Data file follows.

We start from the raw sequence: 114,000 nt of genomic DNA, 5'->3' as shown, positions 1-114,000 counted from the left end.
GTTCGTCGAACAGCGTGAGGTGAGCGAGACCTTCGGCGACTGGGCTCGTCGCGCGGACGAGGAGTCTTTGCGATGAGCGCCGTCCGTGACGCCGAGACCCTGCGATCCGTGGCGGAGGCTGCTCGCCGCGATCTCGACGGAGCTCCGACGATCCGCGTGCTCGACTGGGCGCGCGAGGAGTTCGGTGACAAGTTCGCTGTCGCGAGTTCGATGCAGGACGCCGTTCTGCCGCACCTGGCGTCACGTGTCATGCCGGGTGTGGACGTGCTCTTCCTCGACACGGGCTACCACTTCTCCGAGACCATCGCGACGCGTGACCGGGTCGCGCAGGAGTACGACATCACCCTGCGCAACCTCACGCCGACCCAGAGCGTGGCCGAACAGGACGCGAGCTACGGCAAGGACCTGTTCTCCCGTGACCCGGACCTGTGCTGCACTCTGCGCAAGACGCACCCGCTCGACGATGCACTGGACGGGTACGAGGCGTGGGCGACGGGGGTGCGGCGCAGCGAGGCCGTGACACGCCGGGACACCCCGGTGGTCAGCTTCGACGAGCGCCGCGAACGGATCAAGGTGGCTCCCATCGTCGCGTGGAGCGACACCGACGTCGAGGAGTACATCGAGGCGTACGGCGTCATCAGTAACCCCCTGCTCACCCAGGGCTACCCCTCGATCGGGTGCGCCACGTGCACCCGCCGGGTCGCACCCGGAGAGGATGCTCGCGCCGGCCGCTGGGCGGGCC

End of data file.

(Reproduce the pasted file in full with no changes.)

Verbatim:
We start from the raw sequence: 114,000 nt of genomic DNA, 5'->3' as shown, positions 1-114,000 counted from the left end.
GTTCGTCGAACAGCGTGAGGTGAGCGAGACCTTCGGCGACTGGGCTCGTCGCGCGGACGAGGAGTCTTTGCGATGAGCGCCGTCCGTGACGCCGAGACCCTGCGATCCGTGGCGGAGGCTGCTCGCCGCGATCTCGACGGAGCTCCGACGATCCGCGTGCTCGACTGGGCGCGCGAGGAGTTCGGTGACAAGTTCGCTGTCGCGAGTTCGATGCAGGACGCCGTTCTGCCGCACCTGGCGTCACGTGTCATGCCGGGTGTGGACGTGCTCTTCCTCGACACGGGCTACCACTTCTCCGAGACCATCGCGACGCGTGACCGGGTCGCGCAGGAGTACGACATCACCCTGCGCAACCTCACGCCGACCCAGAGCGTGGCCGAACAGGACGCGAGCTACGGCAAGGACCTGTTCTCCCGTGACCCGGACCTGTGCTGCACTCTGCGCAAGACGCACCCGCTCGACGATGCACTGGACGGGTACGAGGCGTGGGCGACGGGGGTGCGGCGCAGCGAGGCCGTGACACGCCGGGACACCCCGGTGGTCAGCTTCGACGAGCGCCGCGAACGGATCAAGGTGGCTCCCATCGTCGCGTGGAGCGACACCGACGTCGAGGAGTACATCGAGGCGTACGGCGTCATCAGTAACCCCCTGCTCACCCAGGGCTACCCCTCGATCGGGTGCGCCACGTGCACCCGCCGGGTCGCACCCGGAGAGGATGCTCGCGCCGGCCGCTGGGCGGGCC